Sunday, September 25, 2011

Dartmouth, Devonshire, England - September 12, 2010

Dartmouth is a little way up the estuary of, wait for it, the River Dart. It is a tourist destination and has a population of about 5,500. Historically, Dartmouth was an important deep-water port used as the sailing point for the Crusades of 1147 and 1190, and the home of the Royal Navy from the reign of Edward III.
The town was sacked twice during the 100 years war with France and, after the second attack, the estuary was closed by a chain every night and the narrow mouth was protected by two fortified castles, Dartmouth Castle and Kingswear Castle. Dartmouth also had the dubious distinction in medieval times of being a major base for "privateering", AKA state sanctioned and licensed piracy.
The town contains many medieval and Elizabethan streetscapes and is patchwork of narrow lanes and stone stairways. A number of the historic buildings are listed one of which is the Butterwalk, built 1635 to 1640. The Royal Castle Hotel was built in 1639 on the then new quay while a claimant for the oldest building is a former merchant's house in Higher Street, now a listed public house called the Cherub, built circa 1380.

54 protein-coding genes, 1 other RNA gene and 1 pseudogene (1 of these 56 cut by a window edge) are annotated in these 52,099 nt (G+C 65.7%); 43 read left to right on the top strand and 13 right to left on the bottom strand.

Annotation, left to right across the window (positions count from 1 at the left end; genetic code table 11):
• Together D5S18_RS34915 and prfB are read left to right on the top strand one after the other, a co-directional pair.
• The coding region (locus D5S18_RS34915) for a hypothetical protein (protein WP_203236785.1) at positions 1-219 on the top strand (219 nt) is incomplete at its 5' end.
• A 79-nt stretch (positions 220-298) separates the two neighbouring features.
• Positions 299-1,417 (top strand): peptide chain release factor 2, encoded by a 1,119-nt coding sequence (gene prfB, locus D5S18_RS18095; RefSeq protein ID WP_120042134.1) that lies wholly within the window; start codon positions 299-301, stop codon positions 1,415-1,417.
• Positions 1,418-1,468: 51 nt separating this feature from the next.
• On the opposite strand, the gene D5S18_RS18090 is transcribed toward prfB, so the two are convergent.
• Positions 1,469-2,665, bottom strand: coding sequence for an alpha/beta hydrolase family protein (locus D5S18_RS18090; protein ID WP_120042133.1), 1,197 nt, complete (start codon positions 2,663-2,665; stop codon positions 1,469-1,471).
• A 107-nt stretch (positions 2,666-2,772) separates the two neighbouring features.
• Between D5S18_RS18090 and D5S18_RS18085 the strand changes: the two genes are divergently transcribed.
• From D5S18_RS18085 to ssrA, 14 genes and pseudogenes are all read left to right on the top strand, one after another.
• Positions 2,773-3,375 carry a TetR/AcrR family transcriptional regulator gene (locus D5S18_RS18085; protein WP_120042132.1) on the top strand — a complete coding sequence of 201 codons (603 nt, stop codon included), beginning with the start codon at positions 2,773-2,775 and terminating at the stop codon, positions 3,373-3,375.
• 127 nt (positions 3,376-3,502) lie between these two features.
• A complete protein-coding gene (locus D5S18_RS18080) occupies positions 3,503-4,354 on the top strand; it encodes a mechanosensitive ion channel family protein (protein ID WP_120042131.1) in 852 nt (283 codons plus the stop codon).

Dartmouth sent numerous ships to join the English fleet that attacked the Spanish Armada in the 17th century and the Spanish Armada's "payship", commanded by Admiral Pedro de Vald├ęs, was captured along with all its crew by Sir Francis Drake. Local folk lore tells how the ship was reportedly anchored in the river Dart for more than a year while the crew were used as laborers on the nearby Greenway Estate. Centuries later, Greenway was to become the home of Dame Agatha Christie.
In the latter part of World War II the town was a base for American forces and one of the departure points for Utah Beach in the D Day landings. Much of the surrounding countryside was closed to the public while it was used by US troops for training.
More pictures of this backwater treasure are here.

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